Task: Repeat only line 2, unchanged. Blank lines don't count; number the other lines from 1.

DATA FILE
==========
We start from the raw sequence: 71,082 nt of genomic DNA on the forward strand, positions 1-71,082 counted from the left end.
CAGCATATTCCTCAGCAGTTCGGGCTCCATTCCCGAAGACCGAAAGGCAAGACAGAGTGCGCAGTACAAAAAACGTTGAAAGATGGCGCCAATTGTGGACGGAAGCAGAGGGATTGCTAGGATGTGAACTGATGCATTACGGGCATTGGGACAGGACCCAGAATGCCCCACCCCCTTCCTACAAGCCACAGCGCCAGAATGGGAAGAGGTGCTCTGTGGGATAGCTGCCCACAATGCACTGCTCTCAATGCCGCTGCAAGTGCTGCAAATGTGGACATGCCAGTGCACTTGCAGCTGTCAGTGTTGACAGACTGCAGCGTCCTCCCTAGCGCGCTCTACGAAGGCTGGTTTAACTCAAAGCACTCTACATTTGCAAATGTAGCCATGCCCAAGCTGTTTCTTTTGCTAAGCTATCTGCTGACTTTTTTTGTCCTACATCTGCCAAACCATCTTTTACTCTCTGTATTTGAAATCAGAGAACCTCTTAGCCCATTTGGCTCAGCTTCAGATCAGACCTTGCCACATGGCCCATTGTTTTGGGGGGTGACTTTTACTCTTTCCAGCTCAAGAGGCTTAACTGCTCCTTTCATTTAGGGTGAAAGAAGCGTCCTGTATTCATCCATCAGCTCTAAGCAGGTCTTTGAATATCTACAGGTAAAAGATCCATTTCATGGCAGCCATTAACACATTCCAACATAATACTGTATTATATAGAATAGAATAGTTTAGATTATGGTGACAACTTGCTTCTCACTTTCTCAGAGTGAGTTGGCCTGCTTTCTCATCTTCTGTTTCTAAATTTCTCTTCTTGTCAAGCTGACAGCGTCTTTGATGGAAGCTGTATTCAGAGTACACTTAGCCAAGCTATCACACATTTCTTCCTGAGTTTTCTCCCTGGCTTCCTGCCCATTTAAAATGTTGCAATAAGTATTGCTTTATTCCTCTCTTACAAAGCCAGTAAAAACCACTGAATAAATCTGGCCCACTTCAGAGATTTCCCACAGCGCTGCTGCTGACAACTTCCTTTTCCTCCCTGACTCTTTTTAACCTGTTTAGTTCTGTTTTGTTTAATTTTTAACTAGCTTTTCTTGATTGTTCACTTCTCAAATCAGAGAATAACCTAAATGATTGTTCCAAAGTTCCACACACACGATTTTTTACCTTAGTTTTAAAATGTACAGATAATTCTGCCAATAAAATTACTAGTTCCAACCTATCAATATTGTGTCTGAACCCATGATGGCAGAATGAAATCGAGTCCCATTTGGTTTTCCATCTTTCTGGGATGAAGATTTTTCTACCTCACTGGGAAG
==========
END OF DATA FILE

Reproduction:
CAGCATATTCCTCAGCAGTTCGGGCTCCATTCCCGAAGACCGAAAGGCAAGACAGAGTGCGCAGTACAAAAAACGTTGAAAGATGGCGCCAATTGTGGACGGAAGCAGAGGGATTGCTAGGATGTGAACTGATGCATTACGGGCATTGGGACAGGACCCAGAATGCCCCACCCCCTTCCTACAAGCCACAGCGCCAGAATGGGAAGAGGTGCTCTGTGGGATAGCTGCCCACAATGCACTGCTCTCAATGCCGCTGCAAGTGCTGCAAATGTGGACATGCCAGTGCACTTGCAGCTGTCAGTGTTGACAGACTGCAGCGTCCTCCCTAGCGCGCTCTACGAAGGCTGGTTTAACTCAAAGCACTCTACATTTGCAAATGTAGCCATGCCCAAGCTGTTTCTTTTGCTAAGCTATCTGCTGACTTTTTTTGTCCTACATCTGCCAAACCATCTTTTACTCTCTGTATTTGAAATCAGAGAACCTCTTAGCCCATTTGGCTCAGCTTCAGATCAGACCTTGCCACATGGCCCATTGTTTTGGGGGGTGACTTTTACTCTTTCCAGCTCAAGAGGCTTAACTGCTCCTTTCATTTAGGGTGAAAGAAGCGTCCTGTATTCATCCATCAGCTCTAAGCAGGTCTTTGAATATCTACAGGTAAAAGATCCATTTCATGGCAGCCATTAACACATTCCAACATAATACTGTATTATATAGAATAGAATAGTTTAGATTATGGTGACAACTTGCTTCTCACTTTCTCAGAGTGAGTTGGCCTGCTTTCTCATCTTCTGTTTCTAAATTTCTCTTCTTGTCAAGCTGACAGCGTCTTTGATGGAAGCTGTATTCAGAGTACACTTAGCCAAGCTATCACACATTTCTTCCTGAGTTTTCTCCCTGGCTTCCTGCCCATTTAAAATGTTGCAATAAGTATTGCTTTATTCCTCTCTTACAAAGCCAGTAAAAACCACTGAATAAATCTGGCCCACTTCAGAGATTTCCCACAGCGCTGCTGCTGACAACTTCCTTTTCCTCCCTGACTCTTTTTAACCTGTTTAGTTCTGTTTTGTTTAATTTTTAACTAGCTTTTCTTGATTGTTCACTTCTCAAATCAGAGAATAACCTAAATGATTGTTCCAAAGTTCCACACACACGATTTTTTACCTTAGTTTTAAAATGTACAGATAATTCTGCCAATAAAATTACTAGTTCCAACCTATCAATATTGTGTCTGAACCCATGATGGCAGAATGAAATCGAGTCCCATTTGGTTTTCCATCTTTCTGGGATGAAGATTTTTCTACCTCACTGGGAAG